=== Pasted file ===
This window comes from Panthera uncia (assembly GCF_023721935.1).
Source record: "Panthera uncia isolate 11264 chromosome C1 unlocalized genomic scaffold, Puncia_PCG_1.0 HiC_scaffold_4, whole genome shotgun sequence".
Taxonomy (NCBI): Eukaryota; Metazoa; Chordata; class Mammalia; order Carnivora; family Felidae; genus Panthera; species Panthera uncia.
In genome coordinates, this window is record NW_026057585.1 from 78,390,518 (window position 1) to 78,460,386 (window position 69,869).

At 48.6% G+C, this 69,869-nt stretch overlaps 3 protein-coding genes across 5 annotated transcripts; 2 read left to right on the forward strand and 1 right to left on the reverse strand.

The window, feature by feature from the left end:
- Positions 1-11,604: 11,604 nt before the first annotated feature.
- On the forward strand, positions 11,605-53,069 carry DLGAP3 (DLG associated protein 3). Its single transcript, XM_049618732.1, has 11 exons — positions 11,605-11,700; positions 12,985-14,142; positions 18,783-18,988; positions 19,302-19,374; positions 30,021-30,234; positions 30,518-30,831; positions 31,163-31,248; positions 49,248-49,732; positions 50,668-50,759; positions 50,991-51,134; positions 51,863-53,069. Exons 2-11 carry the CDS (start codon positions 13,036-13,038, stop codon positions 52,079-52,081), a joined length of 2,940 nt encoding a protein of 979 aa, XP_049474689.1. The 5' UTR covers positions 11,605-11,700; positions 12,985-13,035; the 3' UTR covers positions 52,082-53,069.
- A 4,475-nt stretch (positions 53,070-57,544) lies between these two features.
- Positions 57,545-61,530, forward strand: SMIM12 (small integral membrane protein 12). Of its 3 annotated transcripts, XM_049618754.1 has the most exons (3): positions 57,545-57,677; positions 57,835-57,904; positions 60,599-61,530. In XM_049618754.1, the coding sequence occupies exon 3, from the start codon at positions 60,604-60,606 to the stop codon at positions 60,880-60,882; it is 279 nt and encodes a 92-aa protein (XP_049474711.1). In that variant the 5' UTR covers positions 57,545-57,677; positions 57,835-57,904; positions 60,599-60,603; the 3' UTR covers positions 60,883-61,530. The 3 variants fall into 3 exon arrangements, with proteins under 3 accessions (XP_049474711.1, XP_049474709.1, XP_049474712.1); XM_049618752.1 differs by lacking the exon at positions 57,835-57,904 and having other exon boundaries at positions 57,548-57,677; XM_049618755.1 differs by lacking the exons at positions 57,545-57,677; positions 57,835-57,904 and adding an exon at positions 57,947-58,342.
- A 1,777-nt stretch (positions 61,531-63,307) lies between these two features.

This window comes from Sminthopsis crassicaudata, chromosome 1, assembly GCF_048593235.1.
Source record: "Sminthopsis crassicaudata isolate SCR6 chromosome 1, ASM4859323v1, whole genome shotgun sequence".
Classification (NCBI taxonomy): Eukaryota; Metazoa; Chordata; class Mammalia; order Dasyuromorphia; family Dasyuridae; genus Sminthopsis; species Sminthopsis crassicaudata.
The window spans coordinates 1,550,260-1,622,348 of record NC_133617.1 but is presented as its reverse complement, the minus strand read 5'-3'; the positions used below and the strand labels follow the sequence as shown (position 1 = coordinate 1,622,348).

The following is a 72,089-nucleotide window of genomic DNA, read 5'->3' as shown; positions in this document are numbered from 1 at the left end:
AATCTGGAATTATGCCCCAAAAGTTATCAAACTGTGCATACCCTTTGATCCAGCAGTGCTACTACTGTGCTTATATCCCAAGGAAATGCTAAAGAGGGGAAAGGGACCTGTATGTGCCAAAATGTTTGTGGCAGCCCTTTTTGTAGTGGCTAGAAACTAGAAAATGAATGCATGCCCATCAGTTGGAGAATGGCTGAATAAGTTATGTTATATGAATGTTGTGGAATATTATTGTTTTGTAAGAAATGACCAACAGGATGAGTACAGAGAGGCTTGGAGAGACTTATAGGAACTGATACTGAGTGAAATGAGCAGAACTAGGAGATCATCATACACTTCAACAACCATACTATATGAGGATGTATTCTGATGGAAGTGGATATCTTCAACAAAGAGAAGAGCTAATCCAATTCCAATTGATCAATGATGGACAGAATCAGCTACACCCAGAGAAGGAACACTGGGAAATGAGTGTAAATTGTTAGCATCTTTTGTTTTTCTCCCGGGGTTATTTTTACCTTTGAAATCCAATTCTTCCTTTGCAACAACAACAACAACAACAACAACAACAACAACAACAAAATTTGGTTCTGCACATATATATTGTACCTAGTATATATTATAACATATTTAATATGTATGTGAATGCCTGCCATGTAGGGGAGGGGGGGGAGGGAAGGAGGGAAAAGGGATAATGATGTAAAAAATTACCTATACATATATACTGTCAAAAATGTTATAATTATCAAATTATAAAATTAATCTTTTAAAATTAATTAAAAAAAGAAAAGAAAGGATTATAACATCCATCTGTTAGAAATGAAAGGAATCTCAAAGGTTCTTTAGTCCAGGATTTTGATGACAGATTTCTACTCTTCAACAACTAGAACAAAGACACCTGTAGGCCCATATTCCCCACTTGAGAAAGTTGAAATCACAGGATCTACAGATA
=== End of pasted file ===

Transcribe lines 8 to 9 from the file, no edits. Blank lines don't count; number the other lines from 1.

- On the forward strand, positions 11,605-53,069 carry DLGAP3 (DLG associated protein 3). Its single transcript, XM_049618732.1, has 11 exons — positions 11,605-11,700; positions 12,985-14,142; positions 18,783-18,988; positions 19,302-19,374; positions 30,021-30,234; positions 30,518-30,831; positions 31,163-31,248; positions 49,248-49,732; positions 50,668-50,759; positions 50,991-51,134; positions 51,863-53,069. Exons 2-11 carry the CDS (start codon positions 13,036-13,038, stop codon positions 52,079-52,081), a joined length of 2,940 nt encoding a protein of 979 aa, XP_049474689.1. The 5' UTR covers positions 11,605-11,700; positions 12,985-13,035; the 3' UTR covers positions 52,082-53,069.
- A 4,475-nt stretch (positions 53,070-57,544) lies between these two features.